Judges of the Ninth District Court of Appeals are the most frequently cited judges in the Citation Network. Each court may attempt to distinguish its present case from that of a binding precedent in order to reach a different conclusion. The validity of such a distinction may or may not be recognised in appeal proceedings. An appellate court may also propose a completely new and different analysis from that of the junior courts and may or may not be bound by its own previous decisions or, in any event, it may distinguish decisions on the basis of significant differences in the facts applicable to each case. Or a court may consider the case before it to be one of the “first impressions” that is not governed by a determinative precedent.  The doctrine of binding precedent or stare decisis is fundamental to the English legal system. Among the peculiarities of the English legal system are the following: the precedents that must be applied or followed are called a binding precedent (alternatively metaphorically a precedent, a mandatory or binding authority, etc.). According to the doctrine of stare decisis, a subordinate court must respect the legal conclusions of a higher court, which is in the appeal of cases heard by the court.
In the state and federal courts of the United States of America, jurisdiction is often divided geographically between local courts of first instance, several of which fall within the territory of a regional court of appeal. All courts of appeal are subject to a Supreme Court (sometimes, but not always, called the “Supreme Court”). By definition, decisions of lower courts do not bind the higher courts of the system, and decisions of courts of appeal do not bind local courts before another court of appeal. In addition, courts must follow their own legal statements made previously in other cases and respect the decisions of other courts in disputes between the parties before them that relate to the same pattern of facts or events, unless they have a valid reason to change those decisions (see The Law of the Case: The Previous Position of a Court is a precedent that binds that court). This chapter focuses on the horizontal decision-making view, in particular the transfer of precedents from one court of appeal to another. If a court of appeal relies on a precedent set by a separate court of appeal, the submitted precedent influences a case outside its jurisdiction through persuasion and not through binding normative influence. Some researchers have argued that these quotes are evidence of strategic considerations of the judge who wrote the opinion (e.g., Calderia, 1985). This vein of literature postulates that when a judge cites a precedent published outside her jurisdiction, she is trying to provide evidence that her argument is largely substantiated and intellectually sound (Hume 2009).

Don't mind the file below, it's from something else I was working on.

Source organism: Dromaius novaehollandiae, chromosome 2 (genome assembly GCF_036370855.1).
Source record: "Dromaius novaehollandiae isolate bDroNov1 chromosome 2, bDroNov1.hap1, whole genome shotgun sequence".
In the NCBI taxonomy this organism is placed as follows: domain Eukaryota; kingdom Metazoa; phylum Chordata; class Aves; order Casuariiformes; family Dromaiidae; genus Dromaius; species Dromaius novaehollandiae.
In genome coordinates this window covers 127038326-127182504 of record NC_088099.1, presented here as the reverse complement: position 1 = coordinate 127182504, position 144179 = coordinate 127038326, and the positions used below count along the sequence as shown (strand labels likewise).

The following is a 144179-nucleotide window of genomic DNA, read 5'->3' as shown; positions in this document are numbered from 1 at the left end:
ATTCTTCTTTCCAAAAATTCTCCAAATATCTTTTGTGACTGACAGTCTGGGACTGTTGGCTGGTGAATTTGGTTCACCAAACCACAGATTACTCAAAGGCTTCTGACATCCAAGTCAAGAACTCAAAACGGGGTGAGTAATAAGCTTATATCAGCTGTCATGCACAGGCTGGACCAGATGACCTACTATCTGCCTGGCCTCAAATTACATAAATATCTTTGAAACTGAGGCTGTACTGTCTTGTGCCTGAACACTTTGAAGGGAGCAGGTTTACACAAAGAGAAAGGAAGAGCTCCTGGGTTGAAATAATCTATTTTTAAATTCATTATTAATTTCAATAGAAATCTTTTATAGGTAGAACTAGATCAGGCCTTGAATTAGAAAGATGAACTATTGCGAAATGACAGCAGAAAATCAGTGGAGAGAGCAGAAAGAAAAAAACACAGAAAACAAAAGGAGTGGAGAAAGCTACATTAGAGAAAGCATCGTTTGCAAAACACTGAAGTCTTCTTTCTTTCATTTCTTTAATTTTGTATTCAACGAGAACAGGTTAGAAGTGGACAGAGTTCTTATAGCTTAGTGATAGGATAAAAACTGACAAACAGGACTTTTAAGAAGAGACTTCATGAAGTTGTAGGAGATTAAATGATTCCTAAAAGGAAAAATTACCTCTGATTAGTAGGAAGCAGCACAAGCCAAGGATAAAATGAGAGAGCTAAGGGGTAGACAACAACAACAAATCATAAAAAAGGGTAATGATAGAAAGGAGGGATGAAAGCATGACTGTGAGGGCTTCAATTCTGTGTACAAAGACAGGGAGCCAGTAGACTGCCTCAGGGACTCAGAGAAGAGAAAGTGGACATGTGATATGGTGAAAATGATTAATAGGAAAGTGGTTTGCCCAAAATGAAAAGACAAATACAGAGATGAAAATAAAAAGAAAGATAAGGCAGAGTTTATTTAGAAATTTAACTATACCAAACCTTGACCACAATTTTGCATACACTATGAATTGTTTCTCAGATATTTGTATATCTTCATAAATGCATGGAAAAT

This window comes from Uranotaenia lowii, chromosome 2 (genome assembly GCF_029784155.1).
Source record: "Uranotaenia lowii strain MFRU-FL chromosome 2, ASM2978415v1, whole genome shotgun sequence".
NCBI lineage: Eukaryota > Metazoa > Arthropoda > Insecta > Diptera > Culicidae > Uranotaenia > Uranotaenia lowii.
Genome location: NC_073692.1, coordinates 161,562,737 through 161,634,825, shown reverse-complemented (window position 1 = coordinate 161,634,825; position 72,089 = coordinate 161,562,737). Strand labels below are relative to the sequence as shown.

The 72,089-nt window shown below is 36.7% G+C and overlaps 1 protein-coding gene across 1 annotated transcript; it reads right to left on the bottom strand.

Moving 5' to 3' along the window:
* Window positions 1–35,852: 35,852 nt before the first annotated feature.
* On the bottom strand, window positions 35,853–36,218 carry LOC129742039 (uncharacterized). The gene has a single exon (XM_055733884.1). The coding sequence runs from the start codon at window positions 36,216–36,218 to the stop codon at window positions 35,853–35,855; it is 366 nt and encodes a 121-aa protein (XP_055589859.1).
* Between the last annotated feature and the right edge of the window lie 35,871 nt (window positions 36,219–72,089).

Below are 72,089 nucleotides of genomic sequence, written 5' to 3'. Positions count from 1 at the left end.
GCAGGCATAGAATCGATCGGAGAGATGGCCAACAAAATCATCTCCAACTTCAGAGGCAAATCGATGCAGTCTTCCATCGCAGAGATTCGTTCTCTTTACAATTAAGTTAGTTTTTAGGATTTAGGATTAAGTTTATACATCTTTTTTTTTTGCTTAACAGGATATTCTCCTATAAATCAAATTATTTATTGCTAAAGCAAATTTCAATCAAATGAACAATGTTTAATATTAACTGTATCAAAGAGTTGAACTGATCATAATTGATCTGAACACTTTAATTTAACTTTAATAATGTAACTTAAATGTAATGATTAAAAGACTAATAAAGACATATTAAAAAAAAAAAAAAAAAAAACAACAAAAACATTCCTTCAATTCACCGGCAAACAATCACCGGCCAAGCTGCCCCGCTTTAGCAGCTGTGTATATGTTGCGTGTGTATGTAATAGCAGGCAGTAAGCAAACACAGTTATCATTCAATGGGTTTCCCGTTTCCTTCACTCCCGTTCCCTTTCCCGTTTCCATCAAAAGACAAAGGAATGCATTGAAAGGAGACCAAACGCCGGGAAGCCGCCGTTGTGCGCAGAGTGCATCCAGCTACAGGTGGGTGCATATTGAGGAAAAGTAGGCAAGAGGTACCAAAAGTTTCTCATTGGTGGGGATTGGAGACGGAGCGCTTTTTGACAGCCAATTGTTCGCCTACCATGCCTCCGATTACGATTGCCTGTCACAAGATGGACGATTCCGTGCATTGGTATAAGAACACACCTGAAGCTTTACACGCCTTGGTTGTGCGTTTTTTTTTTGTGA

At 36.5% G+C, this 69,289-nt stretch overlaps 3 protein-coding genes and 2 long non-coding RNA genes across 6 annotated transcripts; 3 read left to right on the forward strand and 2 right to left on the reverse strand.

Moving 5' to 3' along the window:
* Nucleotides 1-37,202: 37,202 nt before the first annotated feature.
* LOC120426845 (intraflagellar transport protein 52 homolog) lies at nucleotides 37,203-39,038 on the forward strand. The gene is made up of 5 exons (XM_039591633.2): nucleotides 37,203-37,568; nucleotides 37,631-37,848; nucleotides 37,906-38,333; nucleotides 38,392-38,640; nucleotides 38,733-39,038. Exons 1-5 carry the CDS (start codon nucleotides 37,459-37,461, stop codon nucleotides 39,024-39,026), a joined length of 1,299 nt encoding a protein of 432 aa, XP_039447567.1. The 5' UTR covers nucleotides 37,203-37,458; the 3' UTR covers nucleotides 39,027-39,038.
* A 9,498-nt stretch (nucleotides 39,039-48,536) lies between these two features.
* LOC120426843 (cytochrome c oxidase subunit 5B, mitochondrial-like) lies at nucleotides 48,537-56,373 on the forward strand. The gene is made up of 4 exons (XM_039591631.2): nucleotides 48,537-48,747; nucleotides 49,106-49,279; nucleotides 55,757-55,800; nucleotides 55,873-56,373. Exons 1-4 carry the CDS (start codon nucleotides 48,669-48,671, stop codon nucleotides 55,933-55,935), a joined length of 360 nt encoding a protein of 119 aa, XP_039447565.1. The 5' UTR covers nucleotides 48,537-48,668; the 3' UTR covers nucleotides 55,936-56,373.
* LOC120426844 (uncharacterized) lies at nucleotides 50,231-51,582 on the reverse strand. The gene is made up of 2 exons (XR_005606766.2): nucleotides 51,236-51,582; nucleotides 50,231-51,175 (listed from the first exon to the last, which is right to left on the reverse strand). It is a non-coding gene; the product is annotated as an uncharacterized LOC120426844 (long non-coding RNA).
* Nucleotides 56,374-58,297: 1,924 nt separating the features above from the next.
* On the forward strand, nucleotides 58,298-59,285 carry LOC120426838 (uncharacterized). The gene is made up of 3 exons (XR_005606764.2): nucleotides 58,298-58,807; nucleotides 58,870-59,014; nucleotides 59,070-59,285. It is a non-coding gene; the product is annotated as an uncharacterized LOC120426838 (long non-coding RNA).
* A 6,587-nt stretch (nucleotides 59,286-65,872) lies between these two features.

Others have suggested that these submitted citations are the product of the various reservoirs of precedents among the courts of appeal. In other words, some courts may have more experience and thus a broader set of precedents relating to a particular legal issue than other courts (Solberg, Emrey, & Haire, 2006). In contrast, civil law systems adhere to legal positivism, whereas earlier decisions generally do not have the precedential and binding effect they have in common law decision-making; Judicial review by constitutional courts may be regarded as a notable exception. U.S. courts of appeals have jurisdiction over cases where violations of federal constitutional law are alleged, whether the alleged violations involve federal, state, or local governments. As a result, appeals based on constitutional grounds allow for review of state and local laws, practices, and court decisions by federal courts, not just direct appeals from federal affairs. Stare decisis (/ˈstɛərri dɪˈsaɪsɪs, ˈstɑːreɪ/) is a legal principle according to which judges are required to respect the precedent set by previous decisions. The words come from the formulation of the principle in the Latin maxim Stare decisis and non quieta movere: “to remain faithful to decisions and not to disturb those who are not disturbed”.  In the legal context, this means that the courts should respect precedents and not interfere with settled issues.
 The principle can be divided into two components: In Latin, stare decisis means “to stick to things decided.” In the U.S. legal system, this Latin expression represents the “doctrine of precedent that a court must follow earlier decisions when the same points reappear in a dispute.” (Black`s Law Dictionary, 11th edition.) As a general rule, a court deviates from precedents only if there is a compelling reason. Under the “vertical” decision, decisions of the highest court of a court set a compelling precedent that the lower courts of that court must follow. For example, the U.S. Supreme Court sets a binding precedent that all other federal courts must follow (and that all state courts must follow questions of constitutional interpretation).